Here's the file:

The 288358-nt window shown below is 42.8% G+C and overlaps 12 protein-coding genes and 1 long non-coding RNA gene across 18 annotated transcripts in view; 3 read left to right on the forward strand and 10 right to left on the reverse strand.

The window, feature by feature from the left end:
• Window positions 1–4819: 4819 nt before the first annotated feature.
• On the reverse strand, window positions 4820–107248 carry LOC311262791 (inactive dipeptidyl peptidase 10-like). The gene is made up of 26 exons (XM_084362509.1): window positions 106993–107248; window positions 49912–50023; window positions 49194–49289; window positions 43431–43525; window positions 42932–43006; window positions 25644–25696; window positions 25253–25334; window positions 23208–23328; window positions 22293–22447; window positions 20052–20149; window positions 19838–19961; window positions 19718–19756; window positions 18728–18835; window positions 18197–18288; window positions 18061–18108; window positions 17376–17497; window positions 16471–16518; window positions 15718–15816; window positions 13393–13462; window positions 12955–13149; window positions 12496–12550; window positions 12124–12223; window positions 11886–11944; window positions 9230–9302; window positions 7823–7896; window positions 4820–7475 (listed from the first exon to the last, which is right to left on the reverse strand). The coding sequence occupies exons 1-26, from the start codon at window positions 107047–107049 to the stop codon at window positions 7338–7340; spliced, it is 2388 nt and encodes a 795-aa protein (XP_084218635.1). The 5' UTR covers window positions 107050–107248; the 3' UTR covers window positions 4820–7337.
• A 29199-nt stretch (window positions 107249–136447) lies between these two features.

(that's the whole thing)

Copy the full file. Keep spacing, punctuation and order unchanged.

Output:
The 288358-nt window shown below is 42.8% G+C and overlaps 12 protein-coding genes and 1 long non-coding RNA gene across 18 annotated transcripts in view; 3 read left to right on the forward strand and 10 right to left on the reverse strand.

The window, feature by feature from the left end:
• Window positions 1–4819: 4819 nt before the first annotated feature.
• On the reverse strand, window positions 4820–107248 carry LOC311262791 (inactive dipeptidyl peptidase 10-like). The gene is made up of 26 exons (XM_084362509.1): window positions 106993–107248; window positions 49912–50023; window positions 49194–49289; window positions 43431–43525; window positions 42932–43006; window positions 25644–25696; window positions 25253–25334; window positions 23208–23328; window positions 22293–22447; window positions 20052–20149; window positions 19838–19961; window positions 19718–19756; window positions 18728–18835; window positions 18197–18288; window positions 18061–18108; window positions 17376–17497; window positions 16471–16518; window positions 15718–15816; window positions 13393–13462; window positions 12955–13149; window positions 12496–12550; window positions 12124–12223; window positions 11886–11944; window positions 9230–9302; window positions 7823–7896; window positions 4820–7475 (listed from the first exon to the last, which is right to left on the reverse strand). The coding sequence occupies exons 1-26, from the start codon at window positions 107047–107049 to the stop codon at window positions 7338–7340; spliced, it is 2388 nt and encodes a 795-aa protein (XP_084218635.1). The 5' UTR covers window positions 107050–107248; the 3' UTR covers window positions 4820–7337.
• A 29199-nt stretch (window positions 107249–136447) lies between these two features.